It’s all too easy for landscape photographs to fall into clumsily-recognisable tropes – which in the case of the Arctic often manifests as “serene, imposing, beauty.” But having spent 30 years photographing the Arctic in Greenland, Ragnar Axelsson has an intuitive empathy for the region. His pictures can be beautiful but they can also be bleak – unsettling in a gnawing, subtle way. Of course the name of this show at Proud Chelsea makes his agenda fairly clear, and so through his sparse snowscapes, and particularly the faces of the men, women and children he captures, Ragnar invites us to witness the end of something that’ll never return.
The show runs until March 18.
- Cleon Peterson's works continue to investigate the evil side of humanity
- Winsor & Newton lifts the lid on the secret tricks of every artist's trade
- Calypso Mahieu’s photography makes the simplest things sexy (some NSFW)
- Foster Huntington’s stop-motion short of an 80s Californian skate off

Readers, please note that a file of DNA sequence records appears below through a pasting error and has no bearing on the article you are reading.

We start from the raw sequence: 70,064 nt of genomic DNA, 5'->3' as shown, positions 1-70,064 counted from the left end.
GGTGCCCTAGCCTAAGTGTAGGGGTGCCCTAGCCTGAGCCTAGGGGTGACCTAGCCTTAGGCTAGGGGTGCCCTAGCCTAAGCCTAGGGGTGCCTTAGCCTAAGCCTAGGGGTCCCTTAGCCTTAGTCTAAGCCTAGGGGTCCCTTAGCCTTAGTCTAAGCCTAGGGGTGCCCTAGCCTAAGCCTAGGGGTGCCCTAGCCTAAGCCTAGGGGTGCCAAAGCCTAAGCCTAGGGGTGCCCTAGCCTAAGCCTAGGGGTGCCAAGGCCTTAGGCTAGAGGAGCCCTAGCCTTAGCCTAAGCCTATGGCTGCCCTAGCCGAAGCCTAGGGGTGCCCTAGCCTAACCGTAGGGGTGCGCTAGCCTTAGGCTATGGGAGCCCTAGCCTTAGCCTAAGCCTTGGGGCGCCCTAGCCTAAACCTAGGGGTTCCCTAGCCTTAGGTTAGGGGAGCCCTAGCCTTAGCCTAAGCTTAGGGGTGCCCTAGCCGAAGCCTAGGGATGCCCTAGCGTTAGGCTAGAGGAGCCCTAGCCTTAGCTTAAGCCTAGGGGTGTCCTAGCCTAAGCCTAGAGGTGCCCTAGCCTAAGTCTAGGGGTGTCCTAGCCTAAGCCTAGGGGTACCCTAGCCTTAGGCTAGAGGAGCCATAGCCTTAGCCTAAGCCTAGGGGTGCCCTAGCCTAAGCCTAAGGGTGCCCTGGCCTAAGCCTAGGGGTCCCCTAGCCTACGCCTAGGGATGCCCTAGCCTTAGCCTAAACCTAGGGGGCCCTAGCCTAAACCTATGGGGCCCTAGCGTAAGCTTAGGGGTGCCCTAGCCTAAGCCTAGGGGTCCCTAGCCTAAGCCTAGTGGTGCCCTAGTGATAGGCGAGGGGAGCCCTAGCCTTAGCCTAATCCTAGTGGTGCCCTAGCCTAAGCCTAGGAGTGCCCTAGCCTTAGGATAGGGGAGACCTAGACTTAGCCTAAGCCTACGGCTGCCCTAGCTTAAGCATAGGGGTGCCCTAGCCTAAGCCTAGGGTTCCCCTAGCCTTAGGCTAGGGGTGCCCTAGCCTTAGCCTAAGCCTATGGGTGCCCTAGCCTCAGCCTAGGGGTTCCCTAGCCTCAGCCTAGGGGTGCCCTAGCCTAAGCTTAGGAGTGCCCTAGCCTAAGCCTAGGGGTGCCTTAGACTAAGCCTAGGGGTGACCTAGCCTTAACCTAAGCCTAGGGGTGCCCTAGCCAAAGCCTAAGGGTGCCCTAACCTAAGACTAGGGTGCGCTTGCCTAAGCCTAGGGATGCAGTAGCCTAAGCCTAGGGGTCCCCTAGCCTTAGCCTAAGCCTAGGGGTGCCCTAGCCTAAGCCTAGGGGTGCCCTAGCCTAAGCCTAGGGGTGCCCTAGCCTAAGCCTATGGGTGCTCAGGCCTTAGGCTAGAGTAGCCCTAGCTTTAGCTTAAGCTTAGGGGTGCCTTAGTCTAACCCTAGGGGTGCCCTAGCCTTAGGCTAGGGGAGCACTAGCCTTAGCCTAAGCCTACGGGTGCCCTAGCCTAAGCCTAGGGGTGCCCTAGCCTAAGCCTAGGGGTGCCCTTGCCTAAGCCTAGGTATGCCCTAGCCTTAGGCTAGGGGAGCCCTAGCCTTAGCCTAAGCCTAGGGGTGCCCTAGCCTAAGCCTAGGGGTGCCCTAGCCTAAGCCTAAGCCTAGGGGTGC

- Dax Norman’s weird and wobbly animations with “cigarettes and eyeballs a plenty”
- Photographer Evija Laivina explores the ridiculous reality of the beauty industry
- Hate the iPhone X notch? There’s an app for that
- Lisa Simpson’s bookshelf: from the curator of Instagram’s Simpsons Library
- Biplab Hazra’s photo of elephants being attacked by mob wins Sanctuary prize
- Michael Bierut: 13 ways of looking at a typeface
- Uncle Ginger uses hypnotic shapes to animate the facts and feelings of bipolar disorder
- Michel Gondry’s John Lewis Christmas advert – Moz the Monster – is unveiled